Color hardcopy derived from digital photography is produced using digital data supplied to a printer. The number of digital information levels is decided by image processing conditions and is manipulated using a personal computer. The typical number of levels for continuous-tone rendition of primary color images red (R), green (G) and blue (B) is 256 levels, equivalent to 8 bits (28 steps). To date, there have been few studies on the relationship of the number of levels of input image data and output image quality of prints.1 This report discusses the relationship as it applies to thermal dye-transfer prints. Further, it discusses the appropriateness of thermal dyetransfer printing for continuous-tone pictorial image formation. The evaluations are based on both subjective human viewing and objective colorimetric measurements to discriminate between different patches printed in increments for 256-level data. The results show that a maximum 94% of the input 256-level image data, capable of being seen express different densities in the magenta and black samples under visual examination and about 10 million colors were estimated recognizable on the full-color print in a physical examination. Furthermore, the appropriateness of thermal dye-transfer printing is discussed. A digital data level of 8 bit for a hardcopy system was almost sufficient and reasonable to match human vision and to express continuous tone on the reproductions.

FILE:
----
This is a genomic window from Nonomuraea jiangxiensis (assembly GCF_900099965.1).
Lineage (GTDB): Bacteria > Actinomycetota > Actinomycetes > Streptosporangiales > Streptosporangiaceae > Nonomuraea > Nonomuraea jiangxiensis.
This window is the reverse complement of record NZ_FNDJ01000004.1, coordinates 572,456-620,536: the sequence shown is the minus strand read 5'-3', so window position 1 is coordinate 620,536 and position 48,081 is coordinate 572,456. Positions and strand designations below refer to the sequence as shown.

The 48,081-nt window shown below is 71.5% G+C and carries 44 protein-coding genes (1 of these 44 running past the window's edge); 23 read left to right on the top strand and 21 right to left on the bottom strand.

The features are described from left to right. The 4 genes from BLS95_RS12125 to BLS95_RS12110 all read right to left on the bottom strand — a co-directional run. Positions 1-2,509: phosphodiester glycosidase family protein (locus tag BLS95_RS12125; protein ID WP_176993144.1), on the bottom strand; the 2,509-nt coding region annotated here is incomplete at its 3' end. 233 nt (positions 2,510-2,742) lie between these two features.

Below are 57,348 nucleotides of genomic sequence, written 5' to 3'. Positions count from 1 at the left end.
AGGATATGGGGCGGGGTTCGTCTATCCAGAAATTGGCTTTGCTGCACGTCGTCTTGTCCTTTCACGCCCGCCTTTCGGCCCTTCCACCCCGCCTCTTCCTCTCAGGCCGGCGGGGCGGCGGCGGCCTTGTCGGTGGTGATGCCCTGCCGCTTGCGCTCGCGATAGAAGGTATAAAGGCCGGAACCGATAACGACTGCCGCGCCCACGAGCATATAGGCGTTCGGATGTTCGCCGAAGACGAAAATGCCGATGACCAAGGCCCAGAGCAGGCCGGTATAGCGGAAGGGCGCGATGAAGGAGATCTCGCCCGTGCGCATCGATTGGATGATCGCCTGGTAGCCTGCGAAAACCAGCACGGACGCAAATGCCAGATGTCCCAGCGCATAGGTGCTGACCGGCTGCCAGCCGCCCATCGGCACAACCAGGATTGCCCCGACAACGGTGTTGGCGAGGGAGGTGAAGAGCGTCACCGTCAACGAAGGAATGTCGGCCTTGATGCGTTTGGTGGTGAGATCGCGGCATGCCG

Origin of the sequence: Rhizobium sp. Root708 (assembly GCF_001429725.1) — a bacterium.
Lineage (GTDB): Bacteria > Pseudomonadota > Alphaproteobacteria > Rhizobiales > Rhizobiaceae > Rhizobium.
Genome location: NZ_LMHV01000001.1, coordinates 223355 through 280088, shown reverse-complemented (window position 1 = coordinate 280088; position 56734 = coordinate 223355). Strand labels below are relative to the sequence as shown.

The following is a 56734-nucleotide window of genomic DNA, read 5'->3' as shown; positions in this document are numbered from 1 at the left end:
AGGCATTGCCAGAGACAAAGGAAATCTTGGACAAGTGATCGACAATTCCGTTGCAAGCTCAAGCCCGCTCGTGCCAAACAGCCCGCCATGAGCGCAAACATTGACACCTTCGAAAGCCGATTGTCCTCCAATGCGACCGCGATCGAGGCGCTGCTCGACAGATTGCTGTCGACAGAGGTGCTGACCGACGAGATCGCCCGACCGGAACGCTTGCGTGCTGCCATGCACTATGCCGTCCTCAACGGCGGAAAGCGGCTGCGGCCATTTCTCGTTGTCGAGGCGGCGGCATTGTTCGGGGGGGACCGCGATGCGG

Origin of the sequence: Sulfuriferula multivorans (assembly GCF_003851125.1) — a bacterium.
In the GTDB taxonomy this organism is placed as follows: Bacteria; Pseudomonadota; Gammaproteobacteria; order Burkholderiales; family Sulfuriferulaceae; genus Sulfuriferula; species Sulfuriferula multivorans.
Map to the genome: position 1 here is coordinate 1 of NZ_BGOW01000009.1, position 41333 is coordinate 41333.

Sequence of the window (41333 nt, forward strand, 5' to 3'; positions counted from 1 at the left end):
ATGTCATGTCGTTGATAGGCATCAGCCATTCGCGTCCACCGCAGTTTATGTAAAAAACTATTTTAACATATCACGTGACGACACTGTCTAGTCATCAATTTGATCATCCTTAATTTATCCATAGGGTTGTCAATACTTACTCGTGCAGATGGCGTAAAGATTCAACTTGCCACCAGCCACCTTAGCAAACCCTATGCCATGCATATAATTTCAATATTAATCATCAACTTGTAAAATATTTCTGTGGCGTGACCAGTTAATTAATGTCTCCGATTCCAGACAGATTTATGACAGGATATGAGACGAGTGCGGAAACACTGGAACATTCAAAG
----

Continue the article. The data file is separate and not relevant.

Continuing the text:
Shin Ohno, Toyoko Fujii, Koichi Oka, Naoya Kato, "Image Quality of Digital Photography Prints: I. Color Quality of Thermal Dye-Transfer Prints" in Journal of Imaging Science and Technology, 1998, pp 269 - 275, https://doi.org/10.2352/J.ImagingSci.Technol.1998.42.3.art00012